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Hooghly Chamber Of Commerce & Industry, Kolkata v/s West Bengal Electricity Regulatory Commission, Kolkata & Another

    Appeal No. 77 of 2014
    Decided On, 13 May 2015
    At, Appellate Tribunal for Electricity Appellate Jurisdiction
    By, THE HONOURABLE MR. JUSTICE SURENDRA KUMAR
    By, JUDICIAL MEMBER & THE HONOURABLE MR. T. MUNIKRISHNAIAH
    By, TECHNICAL MEMBER
    For the Appellant: Anand K. Ganesan, Swapna Seshadri, Advocates. For the Respondents: R1, Pratik Dhar, Sr. Advocate, C.K. Rai, R2, Anand Kumar Shrivastava, Advocates.


Judgment Text
Surendra Kumar, Judicial Member

1. The instant Appeal under Section 111 of the Electricity Act, 2003, has been preferred by Hooghly Chamber Of Commerce & Industry (in short, the ‘Appellant’), against the Impugned Order, dated 26.12.2013, passed by the West Bengal Electricity Regulatory Commission (in short, the ‘State Commission’)/Respondent No.1 herein, in Case No. TP/53/11-12, whereby the State Commission has determined the tariff applicable to the retail supply consumers of the West Bengal State Electricity Distribution Company Limited/Respondent No. 2 herein, for the Financial Year 2013-14.

2. The main grievances of the Appellant, as regard the impugned order, as are follows:

(a) that the impugned order has been passed by the State Commission in gross violation of the principles of natural justice, without any notice or opportunity to the stakeholders and the public at large to represent their views.

(b) that the State Commission has passed the impugned order after expiry of about 10 months of the tariff period in issue of the total of 12 months and, further, given retrospective effect to the tariff.

(c) that the impugned order has been passed by the State Commission without following the basic principles of tariff determination and the manner in which the cost details have to be considered for determination of tariff.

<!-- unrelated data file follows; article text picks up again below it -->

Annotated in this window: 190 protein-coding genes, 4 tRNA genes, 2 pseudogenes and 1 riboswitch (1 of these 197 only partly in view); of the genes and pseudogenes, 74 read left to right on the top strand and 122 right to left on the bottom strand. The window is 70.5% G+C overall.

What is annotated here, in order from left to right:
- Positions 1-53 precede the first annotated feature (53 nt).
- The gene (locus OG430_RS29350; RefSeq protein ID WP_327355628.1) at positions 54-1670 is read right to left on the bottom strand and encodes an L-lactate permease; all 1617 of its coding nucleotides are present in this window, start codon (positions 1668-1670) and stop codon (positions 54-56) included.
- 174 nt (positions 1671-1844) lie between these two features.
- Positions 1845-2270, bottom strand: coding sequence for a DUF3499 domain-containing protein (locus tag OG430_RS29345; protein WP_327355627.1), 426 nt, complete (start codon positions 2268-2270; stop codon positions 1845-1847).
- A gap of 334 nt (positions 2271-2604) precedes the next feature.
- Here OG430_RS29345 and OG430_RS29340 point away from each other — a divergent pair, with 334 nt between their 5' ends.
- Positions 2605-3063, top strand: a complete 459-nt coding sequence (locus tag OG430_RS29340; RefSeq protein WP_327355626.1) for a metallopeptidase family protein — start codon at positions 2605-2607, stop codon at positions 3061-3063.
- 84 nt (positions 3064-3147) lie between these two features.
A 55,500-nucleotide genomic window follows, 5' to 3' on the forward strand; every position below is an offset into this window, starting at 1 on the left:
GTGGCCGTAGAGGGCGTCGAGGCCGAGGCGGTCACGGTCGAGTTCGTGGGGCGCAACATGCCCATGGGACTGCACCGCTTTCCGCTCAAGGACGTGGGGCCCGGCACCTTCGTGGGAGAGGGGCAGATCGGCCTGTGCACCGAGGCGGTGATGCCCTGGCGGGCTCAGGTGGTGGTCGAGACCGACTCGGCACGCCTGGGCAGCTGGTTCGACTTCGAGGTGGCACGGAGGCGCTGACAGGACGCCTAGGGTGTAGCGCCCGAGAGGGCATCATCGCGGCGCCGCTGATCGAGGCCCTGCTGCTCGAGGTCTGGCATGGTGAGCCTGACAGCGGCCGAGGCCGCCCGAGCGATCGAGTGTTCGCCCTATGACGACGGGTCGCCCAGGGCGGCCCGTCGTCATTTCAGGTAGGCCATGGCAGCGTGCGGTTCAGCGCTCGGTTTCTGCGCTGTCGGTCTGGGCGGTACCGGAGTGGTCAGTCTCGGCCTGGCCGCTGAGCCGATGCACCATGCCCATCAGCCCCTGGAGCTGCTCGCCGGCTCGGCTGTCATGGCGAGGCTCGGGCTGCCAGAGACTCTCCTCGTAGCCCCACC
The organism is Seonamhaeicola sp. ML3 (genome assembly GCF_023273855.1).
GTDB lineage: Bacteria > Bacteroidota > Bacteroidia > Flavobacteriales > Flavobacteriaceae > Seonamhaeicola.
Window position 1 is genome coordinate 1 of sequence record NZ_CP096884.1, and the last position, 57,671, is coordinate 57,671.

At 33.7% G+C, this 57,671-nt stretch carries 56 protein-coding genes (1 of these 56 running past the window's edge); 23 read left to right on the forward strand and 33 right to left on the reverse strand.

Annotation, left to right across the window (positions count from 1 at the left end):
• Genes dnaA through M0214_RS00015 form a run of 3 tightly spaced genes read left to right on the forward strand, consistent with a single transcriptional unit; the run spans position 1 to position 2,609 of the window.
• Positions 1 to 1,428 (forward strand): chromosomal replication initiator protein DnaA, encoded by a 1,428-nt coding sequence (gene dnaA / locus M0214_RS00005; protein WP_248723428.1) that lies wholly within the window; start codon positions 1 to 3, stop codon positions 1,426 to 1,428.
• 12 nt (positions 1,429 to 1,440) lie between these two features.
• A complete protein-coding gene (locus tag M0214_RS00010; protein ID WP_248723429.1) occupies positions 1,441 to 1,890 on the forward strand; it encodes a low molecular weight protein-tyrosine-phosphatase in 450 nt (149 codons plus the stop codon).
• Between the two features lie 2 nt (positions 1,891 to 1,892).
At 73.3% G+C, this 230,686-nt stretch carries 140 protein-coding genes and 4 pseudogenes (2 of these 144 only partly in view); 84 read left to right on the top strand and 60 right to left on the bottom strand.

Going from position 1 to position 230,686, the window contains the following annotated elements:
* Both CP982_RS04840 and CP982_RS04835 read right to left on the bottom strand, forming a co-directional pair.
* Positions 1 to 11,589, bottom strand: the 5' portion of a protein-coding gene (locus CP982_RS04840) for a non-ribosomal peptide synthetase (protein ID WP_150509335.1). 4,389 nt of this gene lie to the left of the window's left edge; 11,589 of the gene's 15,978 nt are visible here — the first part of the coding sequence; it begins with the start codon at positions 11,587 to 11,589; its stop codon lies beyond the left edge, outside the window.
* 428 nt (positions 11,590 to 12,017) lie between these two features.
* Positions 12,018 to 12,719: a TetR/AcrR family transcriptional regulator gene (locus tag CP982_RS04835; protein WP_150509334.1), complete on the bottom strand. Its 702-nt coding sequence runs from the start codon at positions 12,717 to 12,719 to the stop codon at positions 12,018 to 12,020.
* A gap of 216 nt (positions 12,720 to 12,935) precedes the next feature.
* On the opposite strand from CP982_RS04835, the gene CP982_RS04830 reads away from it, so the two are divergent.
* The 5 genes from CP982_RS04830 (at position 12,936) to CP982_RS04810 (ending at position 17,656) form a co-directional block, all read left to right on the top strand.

(d) that the State Commission has not considered the inefficiencies of the Respondent No.2/distribution licensee and merely proceeded on tariff determination considering all the costs and expenses of the Respondent No.2 and without putting the Respondent No.2 to terms for its inefficiencies. The State Commission has covered up all the costs and expenses of the Respondent No.2 on average basis for all tariff categories of consumers, without any distinction between the various categories of consumers and the cost of supply for various classes and voltages being different. Further, the State Commission has failed to appreciate that one of the principles settled by this Appellate Tribunal that for determination of tariff based on voltage wise cost of supply should also be determined. The State Commission merely has continued to determine the tariff in the manner previously adopted by the State Commission, which is violative of the basic principles of judicial discipline.

3. The Appellant is an association of industrial and commercial consumers, registered under Section 25 of the Companies Act, 1956 with the objective of promoting the interest of industry, trade and commerce and more particularly the members of the Appellant association.

4. The Respondent No. 1, State Commission, is the Electricity Regulatory Commission for the state of West Bengal exercising powers and discharging functions under the provisions of the Electricity Act, 2003. The Respondent No. 2, West Bengal State Electricity Distribution Company Limited, is a distribution licensee in the state of West Bengal and the successors in interest of the erstwhile Electricity Board with regard to the distribution and retail supply activities.

5. The distribution and retail supply activities including the tariff to be charged from the retail supply consumers of the Respondent No. 2 is regulated by the State Commission under the provisions of the Electricity Act, 2003

6. The relevant facts, for the purpose of deciding this Appeal, are as under:

(a) that for the purposes of determination of tariff, the State Commission has framed and notified the West Bengal Electricity Regulatory Commission (Terms and Conditions of Tariff) Regulations, 2011 (in short, the ‘Tariff Regulations, 2011’) (as amended in 2012) which came into effect from 25.4.2011.

(b) that the Tariff Regulations, 2011 are applicable for the multi-year tariff period 2011-12 to 2013-14. The Respondent No. 2 was required to file its tariff application providing all necessary data and information as required for determination for the said multi-year period in accordance to the provisions of the Tariff Regulations, 2011.